Wednesday, March 14, 2012

Is There A Difference between Animals and Robots?

I am a bit behind on my New Yorker issues, but I finally made it through Burkhard Bilger's article [sub. req'd.] about canine police (Feb. 27). Since 9/11, the US military and law enforcement organizations around the country have started relying more heavily on dogs to detect narcotics, explosives, and weapons, as well as to bring suspects (often armed and dangerous) into custody. Most of the dogs are German Shepherds, Belgian Malinois, or Labrador Retrievers, as those breeds are highly obedient, fiercely loyal, athletic, and potentially lethal. 

What I found particularly compelling is the way in which these animals are characterized as machines. Bilger first calls them "the weapons" at the outset of the article. Later on, he describes how canine police talk about their dogs' "maintenance" and "superior functionality." At the Canine Detection Research Institute at Auburn University, scientists started out trying to build a robotic dog in the eighties, but discovered that "you can't mimic a dog. It's just a superior mechanical working system." This way of thinking about animal behavior has its roots in Skinner's behavioral psychology, which has made it possible to train (or program) animals to complete previously unthinkable tasks (like the lion who will walk up to its trainer and offer its paw for a shot). By relying on reward-based reinforcement, it's possible to train animals--especially dogs--to have an unvarying set of responses to stimuli.

This characterization recalls St. Thomas Aquinas, who compared machines to animals over seven centuries ago in the Summa Contra Gentiles. A moving statue of an archer (that could shoot an arrow if the mechanism was tripped) is, according to Aquinas, the same as an animal running toward a target: In both cases, the action is accomplished without any kind of free will or choice. He used this example to explain how automata that looked human weren't in fact human. Although he couldn't explain these objects in mechanical terms, he could compare them to a common non-human referent: animals.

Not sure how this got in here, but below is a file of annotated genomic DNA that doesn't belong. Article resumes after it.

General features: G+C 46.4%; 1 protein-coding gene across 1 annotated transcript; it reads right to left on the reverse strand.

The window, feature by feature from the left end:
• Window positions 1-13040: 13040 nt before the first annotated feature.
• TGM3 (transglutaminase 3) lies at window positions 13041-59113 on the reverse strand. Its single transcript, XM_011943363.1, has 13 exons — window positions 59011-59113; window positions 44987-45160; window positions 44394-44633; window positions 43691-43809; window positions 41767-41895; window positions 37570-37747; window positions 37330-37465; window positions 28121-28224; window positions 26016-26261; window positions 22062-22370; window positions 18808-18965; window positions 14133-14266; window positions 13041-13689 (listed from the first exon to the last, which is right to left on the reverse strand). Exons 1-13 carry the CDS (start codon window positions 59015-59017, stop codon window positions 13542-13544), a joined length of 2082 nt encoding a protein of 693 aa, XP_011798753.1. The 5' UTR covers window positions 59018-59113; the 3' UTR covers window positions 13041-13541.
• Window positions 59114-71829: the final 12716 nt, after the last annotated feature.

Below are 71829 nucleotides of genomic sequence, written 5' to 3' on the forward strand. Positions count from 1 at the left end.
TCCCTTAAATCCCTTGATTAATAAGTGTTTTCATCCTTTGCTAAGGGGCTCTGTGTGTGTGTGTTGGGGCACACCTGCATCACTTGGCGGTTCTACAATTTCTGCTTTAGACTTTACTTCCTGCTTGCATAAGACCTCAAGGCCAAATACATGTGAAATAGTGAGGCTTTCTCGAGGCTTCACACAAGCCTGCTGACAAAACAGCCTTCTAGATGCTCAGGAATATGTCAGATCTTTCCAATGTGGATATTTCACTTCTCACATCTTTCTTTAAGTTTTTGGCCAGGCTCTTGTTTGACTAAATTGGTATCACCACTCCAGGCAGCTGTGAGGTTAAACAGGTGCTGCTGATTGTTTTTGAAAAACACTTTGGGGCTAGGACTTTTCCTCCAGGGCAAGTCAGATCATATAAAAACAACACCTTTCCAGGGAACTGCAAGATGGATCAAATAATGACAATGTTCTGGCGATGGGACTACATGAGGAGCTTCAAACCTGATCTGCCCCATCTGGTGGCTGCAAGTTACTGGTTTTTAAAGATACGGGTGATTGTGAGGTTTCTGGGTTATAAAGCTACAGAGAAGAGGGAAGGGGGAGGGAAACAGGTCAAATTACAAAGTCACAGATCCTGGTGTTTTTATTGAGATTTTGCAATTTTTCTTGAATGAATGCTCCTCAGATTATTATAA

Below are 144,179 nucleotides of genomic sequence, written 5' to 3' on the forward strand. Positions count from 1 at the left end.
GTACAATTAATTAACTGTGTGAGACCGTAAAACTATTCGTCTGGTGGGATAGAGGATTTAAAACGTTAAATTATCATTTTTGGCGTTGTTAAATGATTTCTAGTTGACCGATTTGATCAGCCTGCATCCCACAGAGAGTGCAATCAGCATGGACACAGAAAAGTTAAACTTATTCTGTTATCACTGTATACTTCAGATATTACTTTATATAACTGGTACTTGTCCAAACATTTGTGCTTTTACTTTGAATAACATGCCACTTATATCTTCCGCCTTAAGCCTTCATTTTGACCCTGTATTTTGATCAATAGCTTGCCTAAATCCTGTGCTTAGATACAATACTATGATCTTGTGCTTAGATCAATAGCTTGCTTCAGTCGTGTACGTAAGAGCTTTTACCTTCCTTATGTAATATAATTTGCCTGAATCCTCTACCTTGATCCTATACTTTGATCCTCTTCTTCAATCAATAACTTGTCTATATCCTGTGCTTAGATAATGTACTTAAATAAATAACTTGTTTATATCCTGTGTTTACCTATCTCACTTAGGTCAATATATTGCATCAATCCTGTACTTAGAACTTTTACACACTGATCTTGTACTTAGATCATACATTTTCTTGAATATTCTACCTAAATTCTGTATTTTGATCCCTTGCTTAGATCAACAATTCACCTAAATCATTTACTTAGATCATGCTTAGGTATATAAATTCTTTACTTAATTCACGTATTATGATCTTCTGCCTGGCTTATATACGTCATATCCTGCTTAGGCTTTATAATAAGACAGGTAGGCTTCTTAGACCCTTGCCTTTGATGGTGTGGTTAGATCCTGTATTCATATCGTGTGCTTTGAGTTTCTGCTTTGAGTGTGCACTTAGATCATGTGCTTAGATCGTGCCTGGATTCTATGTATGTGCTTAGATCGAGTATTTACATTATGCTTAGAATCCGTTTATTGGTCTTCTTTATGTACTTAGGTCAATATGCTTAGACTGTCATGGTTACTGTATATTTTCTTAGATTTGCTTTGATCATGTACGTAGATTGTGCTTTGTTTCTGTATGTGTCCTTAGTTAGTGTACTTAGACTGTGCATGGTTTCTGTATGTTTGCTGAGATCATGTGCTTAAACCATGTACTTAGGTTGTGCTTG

4 comments:

Jennifer said...

And yet I do think animals are capable of affection, feeling, etc. in ways that make them very unlike machines...

E. R. Truitt said...

Jen, I agree. But the article barely mentions that aspect of animals, except at the very end, when the patrol dog (Danz) is allowed to frolic in the park and play with his tennis ball. Aquinas was not interested in emotion and feeling; he was focused instead on rationality and being able to understand God.

Jennifer said...

True. It did touch on the idea that some dogs were less preferable because they were almost too machinelike - so is there a point at which one needs some of that sensitivity for things to work? That the dog had to be in tune enough with its handler to be follow directions rather than succumb to its nature. That nuance - hitting that sweet spot - is fascinating to me. But certainly it was underplayed in the article.

Alan Aversa said...

Hello, I discovered your blog from this post on James Hannam's blog.

Have you heard of the philosopher and semiotician John Deely? He wrote a book called What Distinguishes Human Understanding no the difference between humans, robots, animals, etc. He also wrote Medieval Philosophy Redefined (2010), which might interest you.